Global Policy Forum

Thirst for Justice


How Civil Society Has Challenged the Democratic Legitimacy of G8 Countries

By Sara Parkin*

July 11, 2001

A few months ago, the Italian government officials preparing for next week's G8 Summit in Genoa came to London. Their mission? To explore with UK groups how international civil society and the poorest countries in the world might engage with the G8 process. At the forefront of their minds (though not actually on the agenda) was the Italian's desire to avoid another punch-up between international uncivil society and the local police.

Around the table, however, were representatives of the un-balaclava-ed, non-cobblestone-throwing wing of the UK environment, development, poverty and peace movements. As they talked, it became clearer than ever that all governments are deeply uncertain about how to handle the spectacular growth of what they call civil society, not least because its growth is being paralleled by a sustained decline in participation in the normal democratic process.

The G8 countries are facing serious difficulty each time they meet. They face a crisis of legitimacy. Other international bodies, such as the World Trade Organisation, the International Monetary Fund and the World Bank, are being challenged because their power is entirely disproportionate to their accountability both to the citizens who pay the bills and to the citizens who live with the consequences of their decisions.

But the G8 summit is a meeting between heads of states who fancy they carry a democratic mandate of one sort or another. Challenges to their legitimacy they don't need - especially a challenge carrying a legitimacy of its own.

The extent of that legitimacy was explored in a 1998 survey done by Johns Hopkins University in 22 countries. It revealed that the GDP of various 'not for profit' non-governmental organisations totalled over $1.1 trillion. Only seven countries have a larger GDP. These NGOs are estimated to employ around 19m people between them.

Not one corporation employs anything like this number. The only sector that is bigger is transport, which employs 22.5m people. But because this international civil society has no boundaries, unlike a state, and no corporate headquarters, governments find it extremely difficult to negotiate with it in any traditional way. Yet negotiate they must, and all credit to the Italians for having a go.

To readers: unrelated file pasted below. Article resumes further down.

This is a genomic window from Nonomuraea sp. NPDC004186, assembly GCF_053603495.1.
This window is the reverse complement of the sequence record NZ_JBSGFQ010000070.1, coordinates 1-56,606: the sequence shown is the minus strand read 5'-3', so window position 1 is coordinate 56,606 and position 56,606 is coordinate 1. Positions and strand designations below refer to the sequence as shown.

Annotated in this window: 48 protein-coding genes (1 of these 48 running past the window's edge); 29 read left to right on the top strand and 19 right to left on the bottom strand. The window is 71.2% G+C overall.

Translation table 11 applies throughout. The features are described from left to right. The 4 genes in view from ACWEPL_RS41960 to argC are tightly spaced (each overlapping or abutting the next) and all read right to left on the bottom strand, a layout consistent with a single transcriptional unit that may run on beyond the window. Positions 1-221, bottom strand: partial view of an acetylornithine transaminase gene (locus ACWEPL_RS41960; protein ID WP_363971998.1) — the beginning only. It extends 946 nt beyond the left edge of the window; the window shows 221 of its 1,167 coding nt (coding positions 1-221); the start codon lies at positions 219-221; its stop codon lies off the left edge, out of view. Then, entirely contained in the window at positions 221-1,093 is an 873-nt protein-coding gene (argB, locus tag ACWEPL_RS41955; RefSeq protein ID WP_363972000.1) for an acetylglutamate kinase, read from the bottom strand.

In some of the so-called mature democratic countries, including the UK, the response to the rise of a vocal and active civil society has been to question its legitimacy.

As the Johns Hopkins survey also shows, the growth in NGO membership and activism has largely occurred over the last decade. It might be more fruitful for the G8 and others to fret less about NGO micro-management and more about why their citizens feel a need for them at all.

What is it that governments are getting so wrong that prompts so many people to give up voting in elections every four or five years, and to go elsewhere for the services and political campaigning that matter most to them?

If sustainable development means anything at all, it surely means ending poverty and narrowing the huge gap between rich and poor within and between nations; securing a life-supporting environment for everyone; and ensuring peace and prosperity all at the same time.

It does not mean being in a state of continual trade-off, or putting one issue after another - the economy first, the environment later. The reason governments persistently fail to see the connections between endemic poverty, environmental degradation and the way the economy works, is because they don't look at them all together. Different people deal with each issue on different days in different departments. Consequently, government remains blind to the inconsistencies that are actively preventing them from hitting the Holy Grail of simultaneous environment, social and economic beneficial outcomes.

The Washington-based Worldwatch Institute is promoting the idea of an Ecological 9 - a new grouping of world leaders that between them account for about two-thirds of the world's population, economic wealth, CO2 emissions, and key biological resources.

Putting the E9 leaders round the table in Genoa would do more than anything to convince people that their governments live in the same real world as they do, and help reunite civil society with the democratic process.

*Sara Parkin is chair of The Real World Coalition, which comprises more than 25 leading UK campaigning organisations ( The coalition's second book, From Here to Sustainability, January 2001 is published by Earthscan.

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